World / Asia-Pacific

Sharp turn by officer led to ferry sinking

By Jungmin Jang and Ju-min Park in Mokpo and Jindo, South Korea (China Daily) Updated: 2014-04-19 07:21

Sharp turn by officer led to ferry sinking
A Buddhist monk prays for missing passengers, including many schoolchildren, who were on the South Korean ferry Sewol, which sank off Jindo. The monk accompanied family members who gathered in Jindo on Friday. Issei Kato / Reuters  

South Korea investigates vessel's crew members as weather worsens

A junior officer was steering a South Korean ferry when it capsized two days ago, investigators said on Friday, as rescuers battled strong tides and murky waters to search for hundreds of missing, many of them schoolchildren, feared trapped in the vessel.

Local media said the Sewol ferry may have made a sharp turn during its journey on Wednesday, which caused its cargo to shift and the boat to list sharply and begin to sink.

Investigators declined to comment on the reports.

Twenty-eight passengers are listed as dead, 179 have been rescued and 268 are missing, presumed trapped in the vessel, out of 475 passengers and crew. The ship was sailing from the port of Incheon to the holiday island of Jeju.

Many of the missing are teenagers from a school on the outskirts of Seoul, and hopes are fading that any will be found alive.

"We cannot even see the ship's white color. Our people are just touching the hull with their hands," Kim Chun-il, a diver from Undine Marine Industries, told relatives gathered near the site of the rescue effort in the port city of Jindo.

Kim said two divers had to return to the surface when an air pump stopped and said strong tides were impeding the rescue.

Rescuers have pumped air into the vessel, but divers have not yet entered areas of the ship where many of the missing are believed to be.

Coast Guard officials have said the investigation was focused on possible crew negligence, problems with cargo stowage and structural defects of the vessel, although the ship appears to have passed all of its safety and insurance checks.

The captain, Lee Joon-seok, faces criminal investigation, which is standard procedure in South Korea.

Lee, 69, and the company that owns the ship have apologized for the loss of life, although neither has admitted responsibility.

Investigators said Lee may not have been on the bridge at the time of the accident and the vessel was being steered by the third mate, although shipping crew said this was standard practice.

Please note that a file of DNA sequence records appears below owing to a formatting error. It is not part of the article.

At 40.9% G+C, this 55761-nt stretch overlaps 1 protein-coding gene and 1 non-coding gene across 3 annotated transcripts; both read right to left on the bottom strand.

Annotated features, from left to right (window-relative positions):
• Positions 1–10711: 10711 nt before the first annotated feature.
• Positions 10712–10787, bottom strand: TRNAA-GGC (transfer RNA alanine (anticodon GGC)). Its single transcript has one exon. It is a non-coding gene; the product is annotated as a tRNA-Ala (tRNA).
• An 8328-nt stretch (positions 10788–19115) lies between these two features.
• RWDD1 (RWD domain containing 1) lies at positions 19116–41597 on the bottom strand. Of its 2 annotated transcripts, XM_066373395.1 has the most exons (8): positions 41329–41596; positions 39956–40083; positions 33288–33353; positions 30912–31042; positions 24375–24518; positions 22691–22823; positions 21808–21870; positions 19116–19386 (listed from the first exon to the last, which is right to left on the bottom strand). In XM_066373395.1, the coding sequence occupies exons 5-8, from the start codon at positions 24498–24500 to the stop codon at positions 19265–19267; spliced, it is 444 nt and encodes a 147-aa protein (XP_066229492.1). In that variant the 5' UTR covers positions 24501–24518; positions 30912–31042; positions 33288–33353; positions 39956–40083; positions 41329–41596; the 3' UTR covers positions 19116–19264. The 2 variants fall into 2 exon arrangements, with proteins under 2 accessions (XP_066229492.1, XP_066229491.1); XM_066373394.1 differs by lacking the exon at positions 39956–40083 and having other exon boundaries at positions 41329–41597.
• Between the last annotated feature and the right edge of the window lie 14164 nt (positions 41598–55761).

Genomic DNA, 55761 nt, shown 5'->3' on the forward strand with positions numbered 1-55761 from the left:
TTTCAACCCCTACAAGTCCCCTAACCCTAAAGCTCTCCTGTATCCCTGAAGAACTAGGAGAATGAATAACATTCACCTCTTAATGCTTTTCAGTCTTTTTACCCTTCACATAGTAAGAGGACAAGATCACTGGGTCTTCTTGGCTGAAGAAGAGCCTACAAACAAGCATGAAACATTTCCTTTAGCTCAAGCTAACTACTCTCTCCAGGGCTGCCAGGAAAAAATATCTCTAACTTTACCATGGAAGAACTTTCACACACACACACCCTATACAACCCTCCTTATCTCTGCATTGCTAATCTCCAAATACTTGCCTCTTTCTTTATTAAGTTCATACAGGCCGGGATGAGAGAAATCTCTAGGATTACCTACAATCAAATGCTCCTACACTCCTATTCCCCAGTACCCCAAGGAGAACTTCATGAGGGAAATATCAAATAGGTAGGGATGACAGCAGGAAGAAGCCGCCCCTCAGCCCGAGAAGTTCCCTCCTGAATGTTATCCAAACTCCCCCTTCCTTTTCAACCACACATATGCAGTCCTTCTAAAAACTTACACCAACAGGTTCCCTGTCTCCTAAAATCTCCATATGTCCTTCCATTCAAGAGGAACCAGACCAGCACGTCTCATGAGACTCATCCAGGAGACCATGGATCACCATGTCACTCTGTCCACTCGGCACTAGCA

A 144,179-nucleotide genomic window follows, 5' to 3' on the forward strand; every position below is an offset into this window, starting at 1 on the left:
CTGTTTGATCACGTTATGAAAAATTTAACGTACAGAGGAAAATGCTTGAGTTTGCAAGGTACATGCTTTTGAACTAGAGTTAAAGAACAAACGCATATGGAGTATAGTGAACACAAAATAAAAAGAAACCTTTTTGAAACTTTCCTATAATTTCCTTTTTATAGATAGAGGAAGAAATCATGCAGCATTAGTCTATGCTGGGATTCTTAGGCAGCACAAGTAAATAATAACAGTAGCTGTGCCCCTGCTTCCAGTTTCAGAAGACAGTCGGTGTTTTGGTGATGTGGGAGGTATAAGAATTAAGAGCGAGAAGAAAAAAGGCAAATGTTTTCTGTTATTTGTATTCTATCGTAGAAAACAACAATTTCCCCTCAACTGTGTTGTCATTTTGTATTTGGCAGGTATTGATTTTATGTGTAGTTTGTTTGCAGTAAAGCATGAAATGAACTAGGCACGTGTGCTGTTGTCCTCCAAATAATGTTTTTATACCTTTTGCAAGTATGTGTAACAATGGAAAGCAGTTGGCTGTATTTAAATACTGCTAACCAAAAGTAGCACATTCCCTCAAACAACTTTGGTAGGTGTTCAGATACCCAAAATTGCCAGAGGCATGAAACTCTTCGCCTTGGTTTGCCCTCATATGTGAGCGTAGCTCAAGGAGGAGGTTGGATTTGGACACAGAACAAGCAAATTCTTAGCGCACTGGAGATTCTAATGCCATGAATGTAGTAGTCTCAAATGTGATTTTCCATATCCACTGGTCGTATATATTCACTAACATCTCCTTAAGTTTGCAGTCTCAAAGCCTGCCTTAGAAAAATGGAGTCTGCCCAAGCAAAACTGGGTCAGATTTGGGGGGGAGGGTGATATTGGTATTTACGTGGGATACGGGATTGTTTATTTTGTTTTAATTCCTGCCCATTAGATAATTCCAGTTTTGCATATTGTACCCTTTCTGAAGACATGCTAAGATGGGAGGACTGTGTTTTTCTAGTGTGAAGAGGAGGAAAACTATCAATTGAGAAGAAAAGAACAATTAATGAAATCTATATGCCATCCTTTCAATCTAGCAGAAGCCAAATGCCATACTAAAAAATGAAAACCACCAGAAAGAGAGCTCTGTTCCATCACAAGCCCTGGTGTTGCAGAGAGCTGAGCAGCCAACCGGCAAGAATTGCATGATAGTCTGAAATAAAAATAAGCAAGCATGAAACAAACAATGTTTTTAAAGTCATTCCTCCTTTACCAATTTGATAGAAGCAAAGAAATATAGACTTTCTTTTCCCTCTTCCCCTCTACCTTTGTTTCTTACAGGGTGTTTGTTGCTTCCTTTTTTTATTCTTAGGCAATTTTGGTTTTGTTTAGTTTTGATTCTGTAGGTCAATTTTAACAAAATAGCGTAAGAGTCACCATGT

The ferry went down in calm conditions and was following a frequently traveled 400 km route. Although relatively close to shore, the area was free of rocks and reefs.

Captain, crew blamed

Parents of the missing schoolchildren blamed the ship's captain for the tragedy after he and shipping company officials made emotional apologies for the loss of life.

Some heckled South Korean President Park Geun-hye when she visited the site on Thursday.

Witnesses have said that the captain and some of the crew left the vessel while others instructed passengers to remain in place as it began to sink.

Relatives were in mourning overnight in a hospital in Mokpo, close to Jindo, which is acting as a rescue center. Some of them spoke bitterly of the captain.

"How could he tell those young kids to stay there and jump from the sinking ship himself?" said Ham Young-ho, grandfather of 17-year-old Lee Da-woon, who was confirmed dead.

The captain has not made any public statement on whether or why he may have left the vessel before many of the passengers.

Prosecutors and police said Friday they have asked a court to issue arrest warrants for the captain.

The ferry owner's record is also under investigation, and documents were removed from its headquarters in Incheon on Friday.

Chonghaejin Marine Co Ltd, the owner of the vessel, is an unlisted company that operates five ships. It reported an operating loss of 785 million won ($756,000) last year.

According to South Korea's Financial Supervisory Service, a government body, Chonghaejin is "indirectly" owned by two sons of the owner of a former shipping company called Semo Marine that went bankrupt in 1997.

Sewol is 20 years old and built in Japan and was acquired secondhand by the Korean operator.


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